I didn’t mean to think of Him like that. I didn’t realize how lacking my view of God was, how off-course it was.
Growing up, I had – unconsciously – always thought of God as more of a wishy-washy Someone who “asked” to be “let into” my heart, and who only intervened in human problems when we asked Him to.
But that’s different now. I have come to a deeper understanding of the grandeur and big-ness of God—the One who created the world with a word and who sustains it day after day, molecule by tiny atom, without ever becoming tired or changing His mind or dropping the ball, so to speak.
The “Sunday School God” ideas I remember have given way to an all-knowing, unstoppable God. But at the same time, I wonder…maybe there are some things from Sunday School I shouldn’t forget.
I am truly, honestly, deeply grateful for reformed theology. In the last few years as I have come to (slowly) understand more of these doctrines, it has grown in me a trust in God’s ability over a reliance on my own lack of ability. I have found assurance that He is able to do the work in me that I can’t produce on my own, and I have found rest in doctrines that are well-supported biblically. Salvation is through His work and not mine. There is great peace in that.
But I have also learned to be careful. In swinging from one extreme (wishy-washy Sunday School God) to the other side (sovereign, all-powerful God), I have to remember to follow Biblical truth and not just doctrines organized by man—however Scripturally supported they are. I have to remember that “[s]uch is the human tendency to overcorrect,” as one historian noted.
Reformed theology can have a somewhat negative reputation. Absolute sovereignty, if referenced out of proportion to other doctrines, begins to sound like a power-crazy king who rules without tenderness or any concern for others. We hear phrases (and sermons) like “Sinners in the hands of an angry God” and remind ourselves constantly of the total depravity of man.
All of which are true, but they aren’t the whole story.
The God Who is Love
As we come back from that wishy-washy stance, we must not run to the other extreme and camp there. While we base our trust and faith on His sovereign power and our complete fallenness, we can’t forget about the Shepherd who searches tirelessly for the 100th lamb and rejoices when He finds it. Or the Father who goes running (ignoring concerns for His own dignity) to welcome back the son who had scorned His love and guidance.
We forget what the Bible calls Him: Our Father. The God who zapped the sun, moon, and stars into existence and decrees right from wrong reached into human history and adopted us. As His own.
Our Father is nothing like Greek gods dispensing punishment at will, or the manmade gods the Israelites fell for. The God who has adopted us as His children is love. Not has love, or is loving, but describes Himself as love personified. He is love itself. It’s the only characteristic He describes Himself with in noun form. He is holy, holy, holy—but never calls Himself “holiness.” He is just, but never describes Himself as “justice.” But He. Is. Love.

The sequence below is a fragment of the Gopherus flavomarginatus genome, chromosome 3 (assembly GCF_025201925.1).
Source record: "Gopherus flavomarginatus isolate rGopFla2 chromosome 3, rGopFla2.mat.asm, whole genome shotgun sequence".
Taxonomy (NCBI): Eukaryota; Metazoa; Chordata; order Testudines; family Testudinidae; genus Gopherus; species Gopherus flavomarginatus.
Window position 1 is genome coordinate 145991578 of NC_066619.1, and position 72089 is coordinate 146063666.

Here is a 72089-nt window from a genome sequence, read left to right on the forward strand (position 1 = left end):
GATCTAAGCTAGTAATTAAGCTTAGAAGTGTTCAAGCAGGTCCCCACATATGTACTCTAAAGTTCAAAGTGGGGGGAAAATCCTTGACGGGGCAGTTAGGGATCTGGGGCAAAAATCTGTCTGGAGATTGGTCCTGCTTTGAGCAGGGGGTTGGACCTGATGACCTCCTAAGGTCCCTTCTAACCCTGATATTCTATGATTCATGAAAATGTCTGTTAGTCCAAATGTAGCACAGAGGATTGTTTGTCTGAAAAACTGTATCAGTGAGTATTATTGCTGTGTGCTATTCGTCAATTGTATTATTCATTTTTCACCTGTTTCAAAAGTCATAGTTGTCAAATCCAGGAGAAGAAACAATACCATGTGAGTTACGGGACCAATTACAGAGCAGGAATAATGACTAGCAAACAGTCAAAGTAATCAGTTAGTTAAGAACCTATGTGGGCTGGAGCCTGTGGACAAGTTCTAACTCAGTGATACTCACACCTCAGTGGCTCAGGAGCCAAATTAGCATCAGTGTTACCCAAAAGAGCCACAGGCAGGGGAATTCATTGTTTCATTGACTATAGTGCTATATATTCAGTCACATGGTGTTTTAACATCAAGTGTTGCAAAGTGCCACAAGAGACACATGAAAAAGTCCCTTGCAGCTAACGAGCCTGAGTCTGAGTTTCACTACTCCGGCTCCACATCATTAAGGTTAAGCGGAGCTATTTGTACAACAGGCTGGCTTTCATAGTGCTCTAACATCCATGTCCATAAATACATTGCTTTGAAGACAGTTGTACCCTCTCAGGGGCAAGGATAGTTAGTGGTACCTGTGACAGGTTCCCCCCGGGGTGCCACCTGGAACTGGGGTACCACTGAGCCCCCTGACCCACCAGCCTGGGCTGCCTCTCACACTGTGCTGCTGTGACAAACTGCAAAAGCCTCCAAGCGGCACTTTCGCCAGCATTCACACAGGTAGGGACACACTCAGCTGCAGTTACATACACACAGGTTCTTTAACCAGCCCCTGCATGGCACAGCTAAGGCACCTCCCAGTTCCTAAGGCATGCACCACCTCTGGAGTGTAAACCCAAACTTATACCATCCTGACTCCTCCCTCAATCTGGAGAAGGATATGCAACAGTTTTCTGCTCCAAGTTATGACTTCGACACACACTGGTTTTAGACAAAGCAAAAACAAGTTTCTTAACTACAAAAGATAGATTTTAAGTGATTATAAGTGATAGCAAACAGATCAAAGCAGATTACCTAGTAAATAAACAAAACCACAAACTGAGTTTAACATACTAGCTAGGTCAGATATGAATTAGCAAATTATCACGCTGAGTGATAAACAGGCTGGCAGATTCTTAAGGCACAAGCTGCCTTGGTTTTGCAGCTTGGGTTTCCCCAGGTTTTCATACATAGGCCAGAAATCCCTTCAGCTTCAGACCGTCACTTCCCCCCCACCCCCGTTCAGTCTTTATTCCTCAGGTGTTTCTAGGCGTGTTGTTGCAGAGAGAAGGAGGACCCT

Find the Middle Ground
Total depravity of man? Yes. Made in the glorious image of God? Also yes. Saved and dearly loved adopted child? Yes, yes, yes. We don’t have to pick just one of these for our identities—they’re all true.
We are human, and we’ve got to remember that. In declaring our beliefs to the world or to our own hearts, may we remember that “All Scripture is breathed out by God,” not just the parts of it that match our debate points.
When we think of Him as a wishy-washy, high-in-the-sky cosmic bellhop, in our mind’s eye we strip Him of the power and sovereignty and grandeur and bigness that have always been His and always will be (whether or not we acknowledge it). But then, in reclaiming that grandeur, we must not forget the love of a Father. That love is not a weakness, but a strength, a love that stands firm even when forget about it, ignore it, scorn it, or just plain don’t understand it.
Rest in This
“What comes into our minds when we think about God is the most important thing about us,” A.W. Tozer said. Those beliefs affect more than we realize, and are too foundational to be trusted to influence by culture or church culture or what we “feel” is true.
We know that what He plans is always what happens—nothing gets in His way.
“‘I blessed the Most High, and praised and honored him who lives forever, for his dominion is an everlasting dominion, and his kingdom endures from generation to generation; all the inhabitants of the earth are accounted as nothing, and he does according to his will among the host of heaven and among the inhabitants of the earth; and none can stay his hand or say to him, “What have you done?”’” (Daniel 4:34-35).
We know that He loves and cares for us.
“For I am sure that neither death nor life, nor angels nor rulers, nor things present nor things to come, nor powers, nor height nor depth, nor anything else in all creation, will be able to separate us from the love of God in Christ Jesus our Lord” (Romans 8:38-39).
So we rest in that. We rest in His power, His knowing-everything-ness, and His eternal plan that will never be defeated. And we rest in His love and care for us—as sure as the sun He causes to rise every morning and the moon that stands guard each night.